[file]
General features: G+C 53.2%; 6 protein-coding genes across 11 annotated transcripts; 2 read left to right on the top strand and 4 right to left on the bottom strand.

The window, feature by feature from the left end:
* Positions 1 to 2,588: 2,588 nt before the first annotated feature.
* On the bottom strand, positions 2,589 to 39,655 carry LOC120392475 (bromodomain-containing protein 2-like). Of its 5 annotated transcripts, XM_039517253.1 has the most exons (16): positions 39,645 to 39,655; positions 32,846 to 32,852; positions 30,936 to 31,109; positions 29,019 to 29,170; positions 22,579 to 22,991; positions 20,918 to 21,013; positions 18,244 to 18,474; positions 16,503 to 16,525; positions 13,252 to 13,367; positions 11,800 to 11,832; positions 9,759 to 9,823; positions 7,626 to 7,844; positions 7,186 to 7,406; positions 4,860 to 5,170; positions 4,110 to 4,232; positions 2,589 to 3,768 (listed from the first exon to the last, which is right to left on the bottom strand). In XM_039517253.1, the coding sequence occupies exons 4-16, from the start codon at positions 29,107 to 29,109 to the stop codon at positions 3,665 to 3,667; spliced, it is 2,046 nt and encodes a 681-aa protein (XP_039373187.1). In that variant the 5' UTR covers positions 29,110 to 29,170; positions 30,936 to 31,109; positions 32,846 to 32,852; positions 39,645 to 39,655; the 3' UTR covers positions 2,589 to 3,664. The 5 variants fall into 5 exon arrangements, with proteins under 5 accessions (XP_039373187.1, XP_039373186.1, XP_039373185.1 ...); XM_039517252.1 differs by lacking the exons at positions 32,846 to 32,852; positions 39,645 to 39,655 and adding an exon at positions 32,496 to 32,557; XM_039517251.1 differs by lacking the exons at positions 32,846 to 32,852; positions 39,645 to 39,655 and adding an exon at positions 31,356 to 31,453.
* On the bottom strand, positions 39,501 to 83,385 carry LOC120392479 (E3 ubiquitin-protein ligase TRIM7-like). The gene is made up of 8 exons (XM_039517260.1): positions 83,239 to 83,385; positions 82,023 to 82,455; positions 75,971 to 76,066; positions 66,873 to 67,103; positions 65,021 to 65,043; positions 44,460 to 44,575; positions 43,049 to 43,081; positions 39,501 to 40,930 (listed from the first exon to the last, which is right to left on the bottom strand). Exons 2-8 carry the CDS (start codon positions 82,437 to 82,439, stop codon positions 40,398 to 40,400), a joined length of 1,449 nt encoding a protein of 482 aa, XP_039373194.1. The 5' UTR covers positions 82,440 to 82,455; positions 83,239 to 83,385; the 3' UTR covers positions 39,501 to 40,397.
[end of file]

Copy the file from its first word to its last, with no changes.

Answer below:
General features: G+C 53.2%; 6 protein-coding genes across 11 annotated transcripts; 2 read left to right on the top strand and 4 right to left on the bottom strand.

The window, feature by feature from the left end:
* Positions 1 to 2,588: 2,588 nt before the first annotated feature.
* On the bottom strand, positions 2,589 to 39,655 carry LOC120392475 (bromodomain-containing protein 2-like). Of its 5 annotated transcripts, XM_039517253.1 has the most exons (16): positions 39,645 to 39,655; positions 32,846 to 32,852; positions 30,936 to 31,109; positions 29,019 to 29,170; positions 22,579 to 22,991; positions 20,918 to 21,013; positions 18,244 to 18,474; positions 16,503 to 16,525; positions 13,252 to 13,367; positions 11,800 to 11,832; positions 9,759 to 9,823; positions 7,626 to 7,844; positions 7,186 to 7,406; positions 4,860 to 5,170; positions 4,110 to 4,232; positions 2,589 to 3,768 (listed from the first exon to the last, which is right to left on the bottom strand). In XM_039517253.1, the coding sequence occupies exons 4-16, from the start codon at positions 29,107 to 29,109 to the stop codon at positions 3,665 to 3,667; spliced, it is 2,046 nt and encodes a 681-aa protein (XP_039373187.1). In that variant the 5' UTR covers positions 29,110 to 29,170; positions 30,936 to 31,109; positions 32,846 to 32,852; positions 39,645 to 39,655; the 3' UTR covers positions 2,589 to 3,664. The 5 variants fall into 5 exon arrangements, with proteins under 5 accessions (XP_039373187.1, XP_039373186.1, XP_039373185.1 ...); XM_039517252.1 differs by lacking the exons at positions 32,846 to 32,852; positions 39,645 to 39,655 and adding an exon at positions 32,496 to 32,557; XM_039517251.1 differs by lacking the exons at positions 32,846 to 32,852; positions 39,645 to 39,655 and adding an exon at positions 31,356 to 31,453.
* On the bottom strand, positions 39,501 to 83,385 carry LOC120392479 (E3 ubiquitin-protein ligase TRIM7-like). The gene is made up of 8 exons (XM_039517260.1): positions 83,239 to 83,385; positions 82,023 to 82,455; positions 75,971 to 76,066; positions 66,873 to 67,103; positions 65,021 to 65,043; positions 44,460 to 44,575; positions 43,049 to 43,081; positions 39,501 to 40,930 (listed from the first exon to the last, which is right to left on the bottom strand). Exons 2-8 carry the CDS (start codon positions 82,437 to 82,439, stop codon positions 40,398 to 40,400), a joined length of 1,449 nt encoding a protein of 482 aa, XP_039373194.1. The 5' UTR covers positions 82,440 to 82,455; positions 83,239 to 83,385; the 3' UTR covers positions 39,501 to 40,397.